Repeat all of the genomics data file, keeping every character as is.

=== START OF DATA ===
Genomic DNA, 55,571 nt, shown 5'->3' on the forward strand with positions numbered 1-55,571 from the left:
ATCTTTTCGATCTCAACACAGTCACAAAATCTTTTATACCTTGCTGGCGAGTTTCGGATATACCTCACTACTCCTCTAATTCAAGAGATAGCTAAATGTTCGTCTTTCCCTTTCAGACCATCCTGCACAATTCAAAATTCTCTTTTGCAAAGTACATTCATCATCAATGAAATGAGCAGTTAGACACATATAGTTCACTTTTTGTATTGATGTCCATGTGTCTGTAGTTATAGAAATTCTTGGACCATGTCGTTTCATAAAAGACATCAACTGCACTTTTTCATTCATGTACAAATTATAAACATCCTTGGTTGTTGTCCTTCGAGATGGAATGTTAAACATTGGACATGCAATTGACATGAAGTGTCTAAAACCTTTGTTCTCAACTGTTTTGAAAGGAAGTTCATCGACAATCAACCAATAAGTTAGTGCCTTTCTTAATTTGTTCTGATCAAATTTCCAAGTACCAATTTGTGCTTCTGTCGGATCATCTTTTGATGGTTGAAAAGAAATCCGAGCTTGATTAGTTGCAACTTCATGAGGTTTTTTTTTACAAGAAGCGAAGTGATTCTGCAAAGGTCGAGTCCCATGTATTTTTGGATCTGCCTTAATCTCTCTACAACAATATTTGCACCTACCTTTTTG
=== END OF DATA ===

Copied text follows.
Genomic DNA, 55,571 nt, shown 5'->3' on the forward strand with positions numbered 1-55,571 from the left:
ATCTTTTCGATCTCAACACAGTCACAAAATCTTTTATACCTTGCTGGCGAGTTTCGGATATACCTCACTACTCCTCTAATTCAAGAGATAGCTAAATGTTCGTCTTTCCCTTTCAGACCATCCTGCACAATTCAAAATTCTCTTTTGCAAAGTACATTCATCATCAATGAAATGAGCAGTTAGACACATATAGTTCACTTTTTGTATTGATGTCCATGTGTCTGTAGTTATAGAAATTCTTGGACCATGTCGTTTCATAAAAGACATCAACTGCACTTTTTCATTCATGTACAAATTATAAACATCCTTGGTTGTTGTCCTTCGAGATGGAATGTTAAACATTGGACATGCAATTGACATGAAGTGTCTAAAACCTTTGTTCTCAACTGTTTTGAAAGGAAGTTCATCGACAATCAACCAATAAGTTAGTGCCTTTCTTAATTTGTTCTGATCAAATTTCCAAGTACCAATTTGTGCTTCTGTCGGATCATCTTTTGATGGTTGAAAAGAAATCCGAGCTTGATTAGTTGCAACTTCATGAGGTTTTTTTTTACAAGAAGCGAAGTGATTCTGCAAAGGTCGAGTCCCATGTATTTTTGGATCTGCCTTAATCTCTCTACAACAATATTTGCACCTACCTTTTTG